My showcase this week was to design winter-inspired social media¬†campaign¬†for a brand in the travel industry. I immediately chose EF College Break, a company that offers overseas trips at discounted prices for people between the ages of 18-28. As the name suggests,¬†EF College Break¬†is a company geared toward adventurous college students. I have been following¬†them¬†for a little over two years now, and although I’ve never participated in a trip personally, I think it would be a great opportunity for students to travel the world without committing to an expensive travel abroad program. They offer all different kinds of trips for a variety of lengths (7 days to 30–what an opportunity) and ¬†excursions.¬†They even give you a specific travel itinerary so you can be sure to see it all.

Since it was a winter-inspired campaign, I wanted to do the opposite and play up the idea of being warm over New Year’s. I came up with a variety of slogans, which I featured in all three cover photos you can see below. “Get a tan this winter break,” “Have a warmer New Year,” and “Take your break in paradise.” You guessed it, I went for a tropical, anti-winter-blues campaign. ūüôā I used the font Tornac Regular¬†from TypeKit and added an outer glow and a drop shadow on the text for all three designs, since the the various colors in the backgrounds made it¬†difficult to see. For the top version I created a rectangle in black, changed the layer style to Overlay, and changed the opacity to about 50% to make the type stand out more on the various sky colors.

We also learned about Layer Comps this week, which are really amazing if you’ve never experienced them.¬†I did not know that something like this existed before, but I can already see its value. The easiest way to understand Layer Comps is to think of them as a snapshot of a current layer panel. It allows you to change different aspects of a document,¬†like toggling on and off specific layers and changing the text, and create a new Layer Comp or “snapshotting” a way the layers panel looks. You can then change things in the image, but you’re still able to go back to that original Layer Comp if necessary. This technique made displaying my different cover photo options SO much easier than creating different documents for all the options! I can see how useful this will be for future clients.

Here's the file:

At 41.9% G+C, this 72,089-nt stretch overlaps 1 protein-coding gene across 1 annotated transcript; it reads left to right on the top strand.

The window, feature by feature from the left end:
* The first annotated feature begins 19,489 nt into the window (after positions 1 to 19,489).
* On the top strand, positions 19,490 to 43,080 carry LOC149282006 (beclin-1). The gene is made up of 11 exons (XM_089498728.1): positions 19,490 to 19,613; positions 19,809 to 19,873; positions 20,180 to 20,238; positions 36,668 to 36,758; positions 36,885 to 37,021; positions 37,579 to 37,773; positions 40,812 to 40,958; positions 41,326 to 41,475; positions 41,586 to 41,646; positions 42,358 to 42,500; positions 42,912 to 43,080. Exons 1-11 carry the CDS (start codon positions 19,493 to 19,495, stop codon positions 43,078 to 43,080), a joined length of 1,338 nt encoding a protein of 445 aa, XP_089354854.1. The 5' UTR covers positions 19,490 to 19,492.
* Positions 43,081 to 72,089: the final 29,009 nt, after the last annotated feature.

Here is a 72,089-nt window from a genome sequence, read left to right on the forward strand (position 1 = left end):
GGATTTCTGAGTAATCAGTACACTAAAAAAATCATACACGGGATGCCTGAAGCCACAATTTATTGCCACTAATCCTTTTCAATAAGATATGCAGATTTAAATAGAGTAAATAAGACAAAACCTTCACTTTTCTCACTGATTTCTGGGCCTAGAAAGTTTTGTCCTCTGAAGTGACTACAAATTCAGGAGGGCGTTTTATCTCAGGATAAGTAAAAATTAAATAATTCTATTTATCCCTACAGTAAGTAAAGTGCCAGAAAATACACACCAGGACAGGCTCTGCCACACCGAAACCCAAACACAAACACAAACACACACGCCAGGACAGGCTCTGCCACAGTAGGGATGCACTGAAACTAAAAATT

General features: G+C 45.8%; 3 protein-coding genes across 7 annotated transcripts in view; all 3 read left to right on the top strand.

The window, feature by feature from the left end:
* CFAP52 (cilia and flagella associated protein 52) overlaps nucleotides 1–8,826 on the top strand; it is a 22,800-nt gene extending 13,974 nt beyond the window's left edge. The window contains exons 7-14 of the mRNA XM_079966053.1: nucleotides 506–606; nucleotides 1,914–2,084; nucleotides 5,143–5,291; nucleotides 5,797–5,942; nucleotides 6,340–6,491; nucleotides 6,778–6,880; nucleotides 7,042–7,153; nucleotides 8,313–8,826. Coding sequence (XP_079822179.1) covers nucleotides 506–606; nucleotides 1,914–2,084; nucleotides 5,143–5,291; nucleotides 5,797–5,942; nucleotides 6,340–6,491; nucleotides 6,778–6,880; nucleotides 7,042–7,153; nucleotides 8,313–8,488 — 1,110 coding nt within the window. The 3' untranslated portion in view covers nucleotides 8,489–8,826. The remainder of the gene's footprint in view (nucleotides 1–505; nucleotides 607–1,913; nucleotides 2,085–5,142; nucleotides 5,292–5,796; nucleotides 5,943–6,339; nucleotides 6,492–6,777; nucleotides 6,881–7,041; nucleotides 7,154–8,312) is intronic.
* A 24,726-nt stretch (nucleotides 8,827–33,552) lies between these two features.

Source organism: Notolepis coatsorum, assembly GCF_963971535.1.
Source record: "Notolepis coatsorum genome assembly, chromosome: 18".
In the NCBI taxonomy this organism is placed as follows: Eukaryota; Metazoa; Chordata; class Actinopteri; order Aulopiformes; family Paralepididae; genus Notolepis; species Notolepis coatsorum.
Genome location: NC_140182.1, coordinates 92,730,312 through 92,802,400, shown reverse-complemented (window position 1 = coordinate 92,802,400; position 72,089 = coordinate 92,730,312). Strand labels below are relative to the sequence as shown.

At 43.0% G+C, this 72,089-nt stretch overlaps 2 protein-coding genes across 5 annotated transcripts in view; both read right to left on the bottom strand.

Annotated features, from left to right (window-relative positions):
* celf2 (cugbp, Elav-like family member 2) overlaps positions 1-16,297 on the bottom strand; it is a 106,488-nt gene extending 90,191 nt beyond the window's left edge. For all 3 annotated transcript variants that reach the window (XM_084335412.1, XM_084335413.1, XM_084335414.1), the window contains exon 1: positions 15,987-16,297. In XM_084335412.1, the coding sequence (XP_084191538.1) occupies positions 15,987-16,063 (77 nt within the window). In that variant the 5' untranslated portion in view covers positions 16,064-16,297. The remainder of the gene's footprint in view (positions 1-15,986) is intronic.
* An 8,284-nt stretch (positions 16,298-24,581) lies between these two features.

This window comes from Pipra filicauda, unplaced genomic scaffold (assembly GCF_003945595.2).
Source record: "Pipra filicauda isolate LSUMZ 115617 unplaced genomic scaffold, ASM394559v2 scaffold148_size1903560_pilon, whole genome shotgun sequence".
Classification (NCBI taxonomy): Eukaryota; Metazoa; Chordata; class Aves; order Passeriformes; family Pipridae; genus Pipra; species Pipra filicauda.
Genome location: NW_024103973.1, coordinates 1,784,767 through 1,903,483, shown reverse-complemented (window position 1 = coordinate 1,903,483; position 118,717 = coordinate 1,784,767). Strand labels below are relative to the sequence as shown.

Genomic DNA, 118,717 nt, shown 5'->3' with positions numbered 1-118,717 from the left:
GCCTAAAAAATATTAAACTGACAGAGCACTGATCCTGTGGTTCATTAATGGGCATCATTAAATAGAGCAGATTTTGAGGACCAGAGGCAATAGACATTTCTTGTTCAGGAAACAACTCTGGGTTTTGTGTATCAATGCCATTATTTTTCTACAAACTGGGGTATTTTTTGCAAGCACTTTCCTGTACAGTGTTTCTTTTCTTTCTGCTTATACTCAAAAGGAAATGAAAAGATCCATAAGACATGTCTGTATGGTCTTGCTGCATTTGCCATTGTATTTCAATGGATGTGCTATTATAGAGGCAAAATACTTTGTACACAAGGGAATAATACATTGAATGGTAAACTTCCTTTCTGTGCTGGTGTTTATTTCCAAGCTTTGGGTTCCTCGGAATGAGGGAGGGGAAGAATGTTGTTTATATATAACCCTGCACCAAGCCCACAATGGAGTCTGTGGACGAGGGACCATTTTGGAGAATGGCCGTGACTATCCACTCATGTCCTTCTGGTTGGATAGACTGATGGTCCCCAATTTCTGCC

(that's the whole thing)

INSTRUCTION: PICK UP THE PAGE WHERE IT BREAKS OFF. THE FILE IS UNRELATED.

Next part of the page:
Below you can see my Facebook cover options (all backgrounds were pulled from EFCollegebreak.com):

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Facebook Cover, Example #1

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Facebook Cover, Example #2

 

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Facebook Cover, Example #3

 

Next I created a Twitter cover photo option. I kept the text exactly the same, but used a larger, more high-resolution photograph I found. Even though it does not use any of the cover photos from my Facebook options, I think you can easily tell it’s from the same campaign because of the font styling and paradise feel.

 

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Twitter Cover Option

 

Finally, I had to create an Instagram overlay for my winter campaign. Since the name of the company is EF College Break, I decided to create an overlay called “EF Winter Break,” in the same font, Tornac,¬†and put a small airplane shape in front of it. Again, I applied the Layer Style from the other images. Here is an actual Instagram photo with the overlay used:

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Instagram Photo with Overlay

For this campaign so far, to further integrate the theme of a “warm winter break,” I would suggest promoting tropical-themed vacations in EF College Break’s Facebook¬†timeline posts through November, December, and January.¬†Perhaps suggesting that it’s not too late to book a vacation, or posting fun traditions that other countries do for New Year’s in banner ads would further attract attention from potential consumers. Honestly, I think this a very easy campaign to run away with! Everyone wants to escape for those few weeks they’re not in school… I speak from experience! ūüėČ